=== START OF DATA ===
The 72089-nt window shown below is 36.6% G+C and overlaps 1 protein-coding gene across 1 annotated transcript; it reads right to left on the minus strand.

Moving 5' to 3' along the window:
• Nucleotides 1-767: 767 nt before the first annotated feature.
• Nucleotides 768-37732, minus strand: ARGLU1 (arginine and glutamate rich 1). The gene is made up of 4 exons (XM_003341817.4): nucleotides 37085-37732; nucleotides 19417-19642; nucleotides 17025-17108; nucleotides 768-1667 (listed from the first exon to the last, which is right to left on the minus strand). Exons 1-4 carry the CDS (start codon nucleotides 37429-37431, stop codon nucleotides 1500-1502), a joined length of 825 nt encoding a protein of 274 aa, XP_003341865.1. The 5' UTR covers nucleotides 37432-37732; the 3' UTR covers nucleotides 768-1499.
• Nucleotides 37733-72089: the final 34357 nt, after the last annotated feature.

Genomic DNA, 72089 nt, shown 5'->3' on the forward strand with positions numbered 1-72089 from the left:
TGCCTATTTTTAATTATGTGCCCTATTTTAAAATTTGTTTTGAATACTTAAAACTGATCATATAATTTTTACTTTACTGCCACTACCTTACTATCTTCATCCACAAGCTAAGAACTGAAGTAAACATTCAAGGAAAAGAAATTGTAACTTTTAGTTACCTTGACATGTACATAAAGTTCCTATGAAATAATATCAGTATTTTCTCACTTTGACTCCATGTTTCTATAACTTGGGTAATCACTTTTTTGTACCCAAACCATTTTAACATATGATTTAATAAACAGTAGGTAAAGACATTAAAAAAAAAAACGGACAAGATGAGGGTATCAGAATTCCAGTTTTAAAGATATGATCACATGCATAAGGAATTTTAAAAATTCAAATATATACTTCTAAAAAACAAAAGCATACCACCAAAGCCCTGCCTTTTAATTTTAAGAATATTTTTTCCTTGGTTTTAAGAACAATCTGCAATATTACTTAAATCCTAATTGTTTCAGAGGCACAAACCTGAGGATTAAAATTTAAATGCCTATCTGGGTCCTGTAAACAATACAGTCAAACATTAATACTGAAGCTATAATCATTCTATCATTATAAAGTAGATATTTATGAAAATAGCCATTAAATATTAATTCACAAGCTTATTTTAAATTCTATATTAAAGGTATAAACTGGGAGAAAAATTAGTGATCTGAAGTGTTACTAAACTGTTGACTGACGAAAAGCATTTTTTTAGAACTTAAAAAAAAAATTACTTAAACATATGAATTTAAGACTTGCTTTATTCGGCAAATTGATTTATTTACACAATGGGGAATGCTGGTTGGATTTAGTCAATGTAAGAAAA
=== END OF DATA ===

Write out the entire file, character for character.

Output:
The 72089-nt window shown below is 36.6% G+C and overlaps 1 protein-coding gene across 1 annotated transcript; it reads right to left on the minus strand.

Moving 5' to 3' along the window:
• Nucleotides 1-767: 767 nt before the first annotated feature.
• Nucleotides 768-37732, minus strand: ARGLU1 (arginine and glutamate rich 1). The gene is made up of 4 exons (XM_003341817.4): nucleotides 37085-37732; nucleotides 19417-19642; nucleotides 17025-17108; nucleotides 768-1667 (listed from the first exon to the last, which is right to left on the minus strand). Exons 1-4 carry the CDS (start codon nucleotides 37429-37431, stop codon nucleotides 1500-1502), a joined length of 825 nt encoding a protein of 274 aa, XP_003341865.1. The 5' UTR covers nucleotides 37432-37732; the 3' UTR covers nucleotides 768-1499.
• Nucleotides 37733-72089: the final 34357 nt, after the last annotated feature.

Genomic DNA, 72089 nt, shown 5'->3' on the forward strand with positions numbered 1-72089 from the left:
TGCCTATTTTTAATTATGTGCCCTATTTTAAAATTTGTTTTGAATACTTAAAACTGATCATATAATTTTTACTTTACTGCCACTACCTTACTATCTTCATCCACAAGCTAAGAACTGAAGTAAACATTCAAGGAAAAGAAATTGTAACTTTTAGTTACCTTGACATGTACATAAAGTTCCTATGAAATAATATCAGTATTTTCTCACTTTGACTCCATGTTTCTATAACTTGGGTAATCACTTTTTTGTACCCAAACCATTTTAACATATGATTTAATAAACAGTAGGTAAAGACATTAAAAAAAAAAACGGACAAGATGAGGGTATCAGAATTCCAGTTTTAAAGATATGATCACATGCATAAGGAATTTTAAAAATTCAAATATATACTTCTAAAAAACAAAAGCATACCACCAAAGCCCTGCCTTTTAATTTTAAGAATATTTTTTCCTTGGTTTTAAGAACAATCTGCAATATTACTTAAATCCTAATTGTTTCAGAGGCACAAACCTGAGGATTAAAATTTAAATGCCTATCTGGGTCCTGTAAACAATACAGTCAAACATTAATACTGAAGCTATAATCATTCTATCATTATAAAGTAGATATTTATGAAAATAGCCATTAAATATTAATTCACAAGCTTATTTTAAATTCTATATTAAAGGTATAAACTGGGAGAAAAATTAGTGATCTGAAGTGTTACTAAACTGTTGACTGACGAAAAGCATTTTTTTAGAACTTAAAAAAAAAATTACTTAAACATATGAATTTAAGACTTGCTTTATTCGGCAAATTGATTTATTTACACAATGGGGAATGCTGGTTGGATTTAGTCAATGTAAGAAAA